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"Each conscious mind is alone in the universe!"
 43yrs • M •
A CTL of 1 means that wizardslogic is a contributing member of Captain Cynic.
Oh, well...Just trying to explain to you that this view is not my own...And, by the way, I have read Kant's famous work.

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"Each conscious mind is alone in the universe!"
 37yrs • M •
A CTL of 1 means that heyjme1 is a contributing member of Captain Cynic.
Could science survive without reference to sense-experience?

Well, you need to ask someone deprived of sense experience. Scientific thought can exist within a mind independent of sense experience. However, that thought must be refined, I feel, by reference to sense experience-and indeed needs to be for communication. I think sense experience is valid in science, but it doesn't really get anywhere in terms of unravelling truth, it just helps to solve problems of our time, which indirectly helps-unless someone's senses are more powerful.

wittgensteins, As a side note; the word revolution comes form
the Copernican revolution, which he meant to mean revolution of heavenly bodies. However, since Gallileo tried his upmost to validate this theory via the Vatican, the word revolution now means a major change. Also, could you ask questions in language more akin to the 21st century-or at least the 20th century?

wizardslogic, I see the point your making. And I agree that mysticism is an inherent property of a mind that gets anywhere. I also see that science without this sense for feeling more would look like an out of date prune. The point where I digress, though, is that there must be tests upon the exploring mind to establish the proportion of truth in it. This is, if you like, the court of science. And, just like lawyers do not make up a court of law, it is a continuous pulse.

Imagine a man on a raft on the crest of a tidal wave. Before him is what is established. In front of him are undiscovered fathoms of new things to be found. The child of this man will want to find out these new things, and this is his mystical fascination. The educated man, however, will marry this child-like fascination, the mystic if you like, to the precision of scientific language and tests. It is this partnership, precisely, this partnership that will enable us to go further. The mystic without the rationality of thought, however, is as useful as running around a forest all day thinking how dark it is without realising the forest.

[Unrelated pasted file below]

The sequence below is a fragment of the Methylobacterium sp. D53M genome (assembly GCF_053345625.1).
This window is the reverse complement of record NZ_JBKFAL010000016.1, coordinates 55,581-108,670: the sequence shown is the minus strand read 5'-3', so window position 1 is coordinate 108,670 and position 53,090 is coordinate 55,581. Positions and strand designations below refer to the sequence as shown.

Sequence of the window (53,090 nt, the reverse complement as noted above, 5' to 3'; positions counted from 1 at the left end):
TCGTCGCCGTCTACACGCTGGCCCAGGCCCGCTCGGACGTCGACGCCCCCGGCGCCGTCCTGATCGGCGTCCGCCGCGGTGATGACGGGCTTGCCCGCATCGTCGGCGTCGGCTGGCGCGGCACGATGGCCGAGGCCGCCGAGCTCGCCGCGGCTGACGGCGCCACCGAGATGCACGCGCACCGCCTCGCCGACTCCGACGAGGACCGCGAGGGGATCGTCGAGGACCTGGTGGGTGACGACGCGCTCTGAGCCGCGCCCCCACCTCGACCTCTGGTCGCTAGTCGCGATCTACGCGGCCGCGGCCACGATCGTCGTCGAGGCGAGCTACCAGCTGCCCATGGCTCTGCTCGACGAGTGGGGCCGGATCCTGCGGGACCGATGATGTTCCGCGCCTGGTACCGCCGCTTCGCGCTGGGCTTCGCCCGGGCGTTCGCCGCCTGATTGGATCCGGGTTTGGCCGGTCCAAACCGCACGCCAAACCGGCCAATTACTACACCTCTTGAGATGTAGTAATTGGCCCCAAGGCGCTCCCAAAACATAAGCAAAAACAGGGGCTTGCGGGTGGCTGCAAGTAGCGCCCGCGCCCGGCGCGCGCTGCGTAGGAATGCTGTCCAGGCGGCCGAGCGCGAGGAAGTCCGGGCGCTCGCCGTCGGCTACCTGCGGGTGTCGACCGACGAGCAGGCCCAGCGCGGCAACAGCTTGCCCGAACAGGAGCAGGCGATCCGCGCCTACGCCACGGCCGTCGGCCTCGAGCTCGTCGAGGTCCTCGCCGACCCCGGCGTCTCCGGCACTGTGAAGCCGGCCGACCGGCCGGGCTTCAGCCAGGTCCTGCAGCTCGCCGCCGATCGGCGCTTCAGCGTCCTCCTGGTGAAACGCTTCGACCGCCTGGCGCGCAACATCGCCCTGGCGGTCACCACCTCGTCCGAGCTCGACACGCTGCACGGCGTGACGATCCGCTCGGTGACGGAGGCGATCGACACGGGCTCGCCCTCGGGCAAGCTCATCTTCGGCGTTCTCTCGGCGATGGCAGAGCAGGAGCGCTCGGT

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""No words""
 34yrs • M •
A CTL of 1 means that wittgensteins is a contributing member of Captain Cynic.
It is indeed true that Kant argued that space and time are categories of subjectivity. What I dissent from is your assertion that they are for that reason “illusion” or mere simulacra. Concepts are fitted to the mind, rather than the mind to concepts ' meaning we can have a priori knowledge of things in the outside world. What I mean is that the mind does not begin tabula rasa, but has the conditions of existence written into it from the start. The Transcendental Unity of Apperception describes the conditions of subjectivity, in which everything is as it seems and everything seems as it is. We have “intuitions” by which the manifold of sensory influx (what you rightly label as infinite) is reduced to unity in the self-conscious mind. This unity must correlate with the phenomenal world: thus, we have “objective” knowledge. (Think of it in terms of a microcosm and a macrocosm: the unity of the microcosm must correlate with the macrocsom). This is the Transcendental Deduction. Of course, this is only a minimal conception of objectivity. Every act of cognition must reduce the infinite sense-experience to a composite part, ie, it must simplify the phenomena around us. Thus, our world is a “representation” of the noumenal word. The world around us, because it exists “for” us, is inextricably tinctured with the conditions of subjectivity ' so that perception is muddied at the source. The upshot of this? That subjectivity can never be peeled away to reveal the “thing-in-itself”.
I'm in a hurry, so you'll be able to impute to me the dual vices of compression and poor style. Nevertheless, I feel that I've come up with a decisive rejoinder to your assertion. Space and time actually exist for Kant: the mistake, he says, is to view the spatio-temporal realm as if it comprises the whole of existence (leading to his antinomies, as I'm sure you know).

Heyjme: yes, all very perfunctory, but “creativity” as you call it is still a very mysterious entity. My view is that all real thought tramples underfoot the easy assumptions of everyday life. Einstein, for example, asked whether a falling person would be able to tell whether he was falling without frames of reference to measure his fall by, tore asunder the idle suppositions and platitudes of classical physics, and duly founded a new scientific enterprise. Other examples abound. It seems to me this conception can secure the unity of science and philosophy. What I am really doing is challenging your view that science is at the apex of thought.